The Linguist

The Linguist 58,6 - Dec/Jan2020

The Linguist is a languages magazine for professional linguists, translators, interpreters, language professionals, language teachers, trainers, students and academics with articles on translation, interpreting, business, government, technology

Issue link:

Contents of this Issue


Page 15 of 35 FEATURES Vasiliki Prestidge looks at the tricky field of psychometric translation, when words measure the human psyche D o you remember taking a seemingly strange questionnaire before a job interview? Have you heard of verbal, numerical, abstract reasoning or personality tests? Welcome to the world of psychometrics, the field of study concerned with measuring mental capacities and processes. Where psychology is about the theory of how the brain works, psychometrics is one of the ways in which the theory can be applied. Psychometricians measure abilities, personality traits, preferences and even emotional needs, aiming to help people understand who they are, how they relate to others and how they can develop. In business, organisations use psychometric questionnaires KNOW THEIR MINDS to assess job candidates and determine whether they are a good fit. They often screen candidates before inviting them to interview to ensure a faster, more efficient selection process. Once a candidate has joined a team, psychometric assessment can help them to generate a development plan, identify areas for improvement and enhance their strong points. Therefore, psychometric tools can be useful both before selection and during employment. Another category of tools gives candidates a list of career options matching their personality features. These are often created with students or young people in mind. Other tools assess clinical conditions such as depression and other mental health illnesses. In an ideal world, candidates would take the assessments in their native language, which is why there is a need for translation. Content requiring translation within this field includes questionnaires, reports, online platforms, emails, administrator environments, resources, development aids and workbooks. PERILOUS QUESTIONNAIRES The Oxford English Dictionary (OED) defines psychometric questionnaires as "tests designed to provide a quantitative analysis of a person's mental capacities or personality traits, typically as shown by responses to a standard series of questions or statements". However, most psychometricians would argue that psychometric questionnaires are not tests. A test can be passed or failed; it has right and wrong answers. A psychometric tool does not because there is no such thing as a wrong personality. Of course, candidates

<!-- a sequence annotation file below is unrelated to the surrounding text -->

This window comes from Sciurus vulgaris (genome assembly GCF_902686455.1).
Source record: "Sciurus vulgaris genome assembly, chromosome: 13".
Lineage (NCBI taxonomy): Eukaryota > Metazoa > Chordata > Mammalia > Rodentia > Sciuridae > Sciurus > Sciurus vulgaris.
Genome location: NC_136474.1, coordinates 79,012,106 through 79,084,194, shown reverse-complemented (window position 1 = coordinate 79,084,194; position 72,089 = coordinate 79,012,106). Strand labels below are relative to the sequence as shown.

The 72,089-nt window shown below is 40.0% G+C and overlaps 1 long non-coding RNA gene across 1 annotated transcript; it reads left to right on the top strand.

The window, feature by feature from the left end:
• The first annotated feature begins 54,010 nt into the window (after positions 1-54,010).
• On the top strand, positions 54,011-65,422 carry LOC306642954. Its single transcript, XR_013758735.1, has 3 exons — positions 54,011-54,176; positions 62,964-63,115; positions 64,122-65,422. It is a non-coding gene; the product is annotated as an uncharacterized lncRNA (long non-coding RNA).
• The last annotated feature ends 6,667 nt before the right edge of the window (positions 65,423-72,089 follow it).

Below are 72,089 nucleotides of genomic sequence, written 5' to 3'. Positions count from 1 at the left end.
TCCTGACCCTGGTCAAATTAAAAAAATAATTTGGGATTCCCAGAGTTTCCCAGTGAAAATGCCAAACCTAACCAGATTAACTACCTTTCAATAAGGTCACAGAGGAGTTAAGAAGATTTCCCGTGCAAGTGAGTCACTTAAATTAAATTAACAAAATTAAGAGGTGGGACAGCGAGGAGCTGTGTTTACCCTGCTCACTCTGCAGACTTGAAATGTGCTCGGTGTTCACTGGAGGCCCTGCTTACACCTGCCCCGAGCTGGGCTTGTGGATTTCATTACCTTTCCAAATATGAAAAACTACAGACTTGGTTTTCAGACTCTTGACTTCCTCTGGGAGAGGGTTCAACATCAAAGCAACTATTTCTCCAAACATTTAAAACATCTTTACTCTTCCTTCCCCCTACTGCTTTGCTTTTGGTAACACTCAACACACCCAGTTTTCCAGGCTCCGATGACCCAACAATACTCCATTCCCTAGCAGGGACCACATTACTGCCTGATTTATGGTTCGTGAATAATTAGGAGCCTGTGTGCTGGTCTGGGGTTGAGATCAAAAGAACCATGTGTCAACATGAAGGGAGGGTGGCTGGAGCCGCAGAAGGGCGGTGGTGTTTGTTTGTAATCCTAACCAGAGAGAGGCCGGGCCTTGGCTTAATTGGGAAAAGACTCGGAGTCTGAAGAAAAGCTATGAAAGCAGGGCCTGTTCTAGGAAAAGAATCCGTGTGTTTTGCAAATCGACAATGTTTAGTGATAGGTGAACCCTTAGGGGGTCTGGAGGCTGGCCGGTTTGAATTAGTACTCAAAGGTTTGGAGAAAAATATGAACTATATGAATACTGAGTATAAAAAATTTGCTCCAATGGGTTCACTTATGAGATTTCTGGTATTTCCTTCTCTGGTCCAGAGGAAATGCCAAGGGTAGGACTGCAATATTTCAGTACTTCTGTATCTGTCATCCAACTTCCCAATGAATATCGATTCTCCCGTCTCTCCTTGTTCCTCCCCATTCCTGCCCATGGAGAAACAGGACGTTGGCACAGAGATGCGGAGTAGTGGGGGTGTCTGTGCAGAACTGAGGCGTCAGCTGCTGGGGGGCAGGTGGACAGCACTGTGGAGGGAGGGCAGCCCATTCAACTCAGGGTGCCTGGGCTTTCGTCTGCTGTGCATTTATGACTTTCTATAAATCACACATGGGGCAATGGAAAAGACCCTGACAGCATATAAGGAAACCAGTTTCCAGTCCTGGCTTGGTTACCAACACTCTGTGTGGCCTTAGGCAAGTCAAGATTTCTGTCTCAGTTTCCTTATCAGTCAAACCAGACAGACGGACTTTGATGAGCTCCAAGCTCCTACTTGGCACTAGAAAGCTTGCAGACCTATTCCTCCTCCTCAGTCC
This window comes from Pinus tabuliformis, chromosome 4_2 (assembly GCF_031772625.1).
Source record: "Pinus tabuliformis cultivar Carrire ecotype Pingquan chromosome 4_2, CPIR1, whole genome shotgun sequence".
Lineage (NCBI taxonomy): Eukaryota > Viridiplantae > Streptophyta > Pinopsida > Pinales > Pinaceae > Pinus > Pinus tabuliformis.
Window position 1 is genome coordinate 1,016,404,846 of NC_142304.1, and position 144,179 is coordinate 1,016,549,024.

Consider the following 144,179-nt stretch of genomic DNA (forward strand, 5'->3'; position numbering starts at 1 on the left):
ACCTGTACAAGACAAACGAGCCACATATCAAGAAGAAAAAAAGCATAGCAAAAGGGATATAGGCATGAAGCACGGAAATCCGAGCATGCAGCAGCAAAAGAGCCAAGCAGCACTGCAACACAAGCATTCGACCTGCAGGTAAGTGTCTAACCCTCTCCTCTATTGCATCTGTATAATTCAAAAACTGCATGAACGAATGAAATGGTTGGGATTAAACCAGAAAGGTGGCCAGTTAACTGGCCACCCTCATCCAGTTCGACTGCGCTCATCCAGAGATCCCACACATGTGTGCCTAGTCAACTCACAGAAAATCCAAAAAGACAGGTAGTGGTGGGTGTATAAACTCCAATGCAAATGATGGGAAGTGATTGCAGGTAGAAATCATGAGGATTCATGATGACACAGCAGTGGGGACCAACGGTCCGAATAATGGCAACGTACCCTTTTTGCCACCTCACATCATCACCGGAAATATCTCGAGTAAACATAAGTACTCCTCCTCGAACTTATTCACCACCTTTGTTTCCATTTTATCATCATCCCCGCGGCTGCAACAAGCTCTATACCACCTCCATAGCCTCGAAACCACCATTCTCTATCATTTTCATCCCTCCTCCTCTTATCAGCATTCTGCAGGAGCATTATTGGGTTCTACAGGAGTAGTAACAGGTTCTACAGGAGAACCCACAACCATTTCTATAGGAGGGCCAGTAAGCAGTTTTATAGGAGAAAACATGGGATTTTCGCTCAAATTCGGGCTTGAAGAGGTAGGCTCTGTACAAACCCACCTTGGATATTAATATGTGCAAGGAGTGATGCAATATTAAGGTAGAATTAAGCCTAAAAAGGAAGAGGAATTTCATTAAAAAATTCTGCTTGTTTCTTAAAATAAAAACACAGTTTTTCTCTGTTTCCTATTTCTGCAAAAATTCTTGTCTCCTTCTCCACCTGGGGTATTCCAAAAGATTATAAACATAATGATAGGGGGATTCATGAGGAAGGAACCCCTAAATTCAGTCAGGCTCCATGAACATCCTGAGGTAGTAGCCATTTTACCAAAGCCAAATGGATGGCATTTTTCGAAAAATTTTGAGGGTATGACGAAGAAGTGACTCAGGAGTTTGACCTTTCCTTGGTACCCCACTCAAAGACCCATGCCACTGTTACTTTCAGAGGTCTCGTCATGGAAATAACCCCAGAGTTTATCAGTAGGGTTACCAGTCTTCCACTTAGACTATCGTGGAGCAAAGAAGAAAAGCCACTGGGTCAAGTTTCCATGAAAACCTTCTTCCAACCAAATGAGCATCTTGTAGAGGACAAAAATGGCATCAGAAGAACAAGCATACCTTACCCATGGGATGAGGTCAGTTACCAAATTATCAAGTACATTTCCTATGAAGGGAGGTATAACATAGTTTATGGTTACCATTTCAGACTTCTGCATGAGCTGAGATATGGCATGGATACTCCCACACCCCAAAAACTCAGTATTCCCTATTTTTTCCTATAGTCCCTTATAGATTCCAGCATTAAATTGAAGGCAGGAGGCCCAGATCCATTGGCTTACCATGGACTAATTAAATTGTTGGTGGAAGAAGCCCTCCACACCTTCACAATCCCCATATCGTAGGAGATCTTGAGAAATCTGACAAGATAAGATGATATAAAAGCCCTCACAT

Articles in this issue

Links on this page

Archives of this issue

view archives of The Linguist - The Linguist 58,6 - Dec/Jan2020